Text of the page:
Successful Nose Replantation Using Leeches for Venous Draining
05 August 2016 (online)
A 70-year-old woman was bitten in the face by her dog, avulsing a large piece of tissue. She had hypertension, type 2 diabetes, and an earlier history of smoking, and her body mass index was 38. The patient was transported by ambulance to the nearest hospital and was directly referred to the regional university hospital. The avulsed tissue was transported in a cooler ([Figs. 1] and ).
The injury avulsed her nose, approximately 75% of the upper lip and parts of her cheeks. Part of her left upper lip was still attached to the face and the septal cartilage was intact. The nasolabial artery on the right side and the angular artery on the left side were both anastomosed with 9–0 sutures. Arterial circulation was restored within 7 hours of the injury. Further exploration of the injury yielded a small vein in the avulsed tissue which was anastomosed to a branch of the facial vein using an interposition vein graft. However, adequate venous drainage could not be established and therefore leech therapy was initiated in the operating room. The duration of the operation was 15 hours.
The patient was moved to the intensive care unit (ICU) with continued leech therapy. A regimen of low-molecular-weight heparin (LMWH; Klexane 40 mg) twice daily, ASA 75 mg daily, and dextran (Macrodex 500 mL daily) was initiated. Macrodex treatment was continued for 5 days and the LMWH therapy was reduced to half when leech treatment was discontinued after 14 days. Broad-spectrum antibiotics were given. To further increase venous drainage, mechanical traumatization of the congested tissue was initially performed with needle pricks and stab wounds. This was subsequently stopped in favor of leech therapy. Leeches were used regularly so that the color of the replanted tissue matched that of the intact tissue.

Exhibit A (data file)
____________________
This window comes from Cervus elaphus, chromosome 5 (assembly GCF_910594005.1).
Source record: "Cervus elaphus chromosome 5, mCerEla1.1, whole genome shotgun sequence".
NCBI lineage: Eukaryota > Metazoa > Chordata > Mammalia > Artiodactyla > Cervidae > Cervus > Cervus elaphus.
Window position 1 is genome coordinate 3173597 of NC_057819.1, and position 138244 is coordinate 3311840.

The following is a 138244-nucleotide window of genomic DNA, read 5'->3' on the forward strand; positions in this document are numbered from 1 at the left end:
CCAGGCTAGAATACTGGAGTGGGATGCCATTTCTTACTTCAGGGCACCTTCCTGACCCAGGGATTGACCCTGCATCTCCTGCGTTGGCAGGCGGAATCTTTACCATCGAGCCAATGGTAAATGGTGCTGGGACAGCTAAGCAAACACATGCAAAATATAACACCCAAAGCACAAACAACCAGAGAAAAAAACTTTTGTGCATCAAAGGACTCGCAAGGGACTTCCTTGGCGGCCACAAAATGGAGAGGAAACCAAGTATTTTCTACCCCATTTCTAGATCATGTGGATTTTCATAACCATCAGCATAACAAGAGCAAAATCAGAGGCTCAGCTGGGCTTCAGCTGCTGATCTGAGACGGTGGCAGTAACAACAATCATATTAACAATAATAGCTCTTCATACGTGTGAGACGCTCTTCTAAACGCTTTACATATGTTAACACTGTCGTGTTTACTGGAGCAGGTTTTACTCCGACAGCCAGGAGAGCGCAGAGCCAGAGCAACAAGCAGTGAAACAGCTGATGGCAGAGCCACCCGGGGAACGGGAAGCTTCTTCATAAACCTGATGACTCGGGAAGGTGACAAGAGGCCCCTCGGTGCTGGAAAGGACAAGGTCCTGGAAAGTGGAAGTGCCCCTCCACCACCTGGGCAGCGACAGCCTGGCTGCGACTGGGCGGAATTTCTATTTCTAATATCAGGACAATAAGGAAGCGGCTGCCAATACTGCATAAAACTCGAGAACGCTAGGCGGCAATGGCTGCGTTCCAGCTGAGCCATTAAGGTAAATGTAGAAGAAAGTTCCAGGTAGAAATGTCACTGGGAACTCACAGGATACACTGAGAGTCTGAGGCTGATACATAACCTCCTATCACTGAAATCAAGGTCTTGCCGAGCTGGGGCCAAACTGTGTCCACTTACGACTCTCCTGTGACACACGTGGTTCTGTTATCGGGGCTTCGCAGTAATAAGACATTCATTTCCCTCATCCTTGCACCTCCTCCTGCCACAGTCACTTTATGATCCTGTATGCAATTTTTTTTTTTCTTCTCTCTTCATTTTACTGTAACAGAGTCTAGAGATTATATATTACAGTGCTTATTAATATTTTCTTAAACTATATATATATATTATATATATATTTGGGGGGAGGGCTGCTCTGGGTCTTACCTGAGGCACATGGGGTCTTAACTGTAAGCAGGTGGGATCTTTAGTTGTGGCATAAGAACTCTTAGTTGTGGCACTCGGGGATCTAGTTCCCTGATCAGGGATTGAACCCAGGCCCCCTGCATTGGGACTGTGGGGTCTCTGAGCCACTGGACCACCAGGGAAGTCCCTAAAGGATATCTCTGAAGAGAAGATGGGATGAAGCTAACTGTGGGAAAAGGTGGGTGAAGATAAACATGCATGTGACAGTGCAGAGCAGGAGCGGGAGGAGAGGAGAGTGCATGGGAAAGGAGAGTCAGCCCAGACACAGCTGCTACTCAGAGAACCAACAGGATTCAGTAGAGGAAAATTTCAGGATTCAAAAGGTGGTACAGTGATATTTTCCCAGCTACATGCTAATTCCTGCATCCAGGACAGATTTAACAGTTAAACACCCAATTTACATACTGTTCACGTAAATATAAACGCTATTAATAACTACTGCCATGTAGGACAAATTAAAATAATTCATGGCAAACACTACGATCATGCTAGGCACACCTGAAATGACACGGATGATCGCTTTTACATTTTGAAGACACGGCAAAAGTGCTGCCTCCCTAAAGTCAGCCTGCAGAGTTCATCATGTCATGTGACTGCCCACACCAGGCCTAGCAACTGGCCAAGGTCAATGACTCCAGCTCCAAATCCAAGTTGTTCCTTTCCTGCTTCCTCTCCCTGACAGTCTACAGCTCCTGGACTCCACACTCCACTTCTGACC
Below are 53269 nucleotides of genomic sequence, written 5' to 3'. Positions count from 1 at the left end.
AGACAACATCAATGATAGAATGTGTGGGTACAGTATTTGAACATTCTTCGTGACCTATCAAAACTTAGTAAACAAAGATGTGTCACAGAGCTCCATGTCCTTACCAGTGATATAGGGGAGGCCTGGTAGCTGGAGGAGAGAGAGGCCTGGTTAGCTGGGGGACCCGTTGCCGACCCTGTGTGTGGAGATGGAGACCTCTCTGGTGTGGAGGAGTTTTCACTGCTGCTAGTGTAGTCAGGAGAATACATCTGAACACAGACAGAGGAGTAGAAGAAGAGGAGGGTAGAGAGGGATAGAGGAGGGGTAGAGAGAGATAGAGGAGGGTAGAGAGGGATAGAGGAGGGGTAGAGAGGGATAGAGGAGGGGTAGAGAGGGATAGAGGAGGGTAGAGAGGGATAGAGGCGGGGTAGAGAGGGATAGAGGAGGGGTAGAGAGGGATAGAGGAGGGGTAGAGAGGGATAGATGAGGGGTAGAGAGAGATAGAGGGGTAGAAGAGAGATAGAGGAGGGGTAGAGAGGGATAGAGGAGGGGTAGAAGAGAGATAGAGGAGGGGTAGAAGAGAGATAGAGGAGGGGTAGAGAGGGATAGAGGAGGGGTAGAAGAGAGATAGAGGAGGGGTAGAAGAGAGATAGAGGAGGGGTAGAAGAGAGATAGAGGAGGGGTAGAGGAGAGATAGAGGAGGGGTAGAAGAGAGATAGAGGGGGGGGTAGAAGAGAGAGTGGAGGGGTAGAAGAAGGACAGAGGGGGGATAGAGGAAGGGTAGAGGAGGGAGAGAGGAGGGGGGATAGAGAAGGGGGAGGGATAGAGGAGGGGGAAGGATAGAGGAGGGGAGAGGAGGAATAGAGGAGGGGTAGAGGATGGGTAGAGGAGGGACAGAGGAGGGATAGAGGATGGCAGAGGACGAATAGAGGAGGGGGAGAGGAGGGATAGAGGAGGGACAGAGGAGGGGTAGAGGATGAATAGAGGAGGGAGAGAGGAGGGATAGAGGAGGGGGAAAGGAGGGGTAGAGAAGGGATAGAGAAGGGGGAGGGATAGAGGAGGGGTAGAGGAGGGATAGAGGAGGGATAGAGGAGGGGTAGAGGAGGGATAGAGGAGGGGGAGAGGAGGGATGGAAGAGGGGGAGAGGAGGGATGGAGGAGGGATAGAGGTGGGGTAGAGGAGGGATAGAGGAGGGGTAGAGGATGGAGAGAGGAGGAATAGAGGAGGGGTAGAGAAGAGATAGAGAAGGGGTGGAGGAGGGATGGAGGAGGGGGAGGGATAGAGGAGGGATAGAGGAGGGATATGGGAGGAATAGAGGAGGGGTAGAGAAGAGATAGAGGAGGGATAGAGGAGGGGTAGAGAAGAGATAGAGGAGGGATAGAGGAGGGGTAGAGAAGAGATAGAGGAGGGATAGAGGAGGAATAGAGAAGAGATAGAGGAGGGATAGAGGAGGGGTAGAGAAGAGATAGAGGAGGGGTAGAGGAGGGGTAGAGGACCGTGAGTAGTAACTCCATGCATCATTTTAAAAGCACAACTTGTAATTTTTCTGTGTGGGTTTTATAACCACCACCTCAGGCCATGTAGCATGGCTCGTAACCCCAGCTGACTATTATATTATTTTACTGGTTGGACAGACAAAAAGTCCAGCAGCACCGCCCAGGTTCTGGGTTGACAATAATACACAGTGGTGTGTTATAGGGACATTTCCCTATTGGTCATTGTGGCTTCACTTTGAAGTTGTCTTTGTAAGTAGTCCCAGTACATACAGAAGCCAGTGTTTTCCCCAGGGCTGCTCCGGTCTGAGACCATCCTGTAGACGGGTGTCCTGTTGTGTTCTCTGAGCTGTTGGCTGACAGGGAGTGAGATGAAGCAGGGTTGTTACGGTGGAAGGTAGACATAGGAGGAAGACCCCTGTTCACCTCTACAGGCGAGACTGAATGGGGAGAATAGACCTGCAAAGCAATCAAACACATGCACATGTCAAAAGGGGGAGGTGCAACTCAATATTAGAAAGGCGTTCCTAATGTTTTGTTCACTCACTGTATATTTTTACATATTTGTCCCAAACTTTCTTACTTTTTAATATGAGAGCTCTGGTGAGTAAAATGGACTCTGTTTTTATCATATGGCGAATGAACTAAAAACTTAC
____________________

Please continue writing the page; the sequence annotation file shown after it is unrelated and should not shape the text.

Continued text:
On day 1 after the replantation, the patient received a tracheostomy and a gastrostomy. On day 2, she was taken back to the operating room to reassess the vein anastomosis, but the vein was thrombotized ([Fig. 3]). Leech therapy was continued in the ICU and the patient substituted with blood and plasma. She was woken up on day 3 and mobilized. Fourteen days after the replantation, the patient had been treated with 358 leeches and had received 39 units of blood and 6 units of plasma. The patient was moved to the general ward on day 13 and discharged 24 days after the injury. A sloughing of necrosis in the replanted upper lip occurred resulting in a volume loss and scar retraction of the lip. The lip was reconstructed with an Abbé flap, together with minor scar revisions and a dermal graft to augment the upper lip, 179 days after the injury. The Abbé flap was divided after 28 days. No further corrective surgery has been performed.
On 3-year follow-up, the patient's nose and lip were aesthetically and functionally well ([Fig. 4]).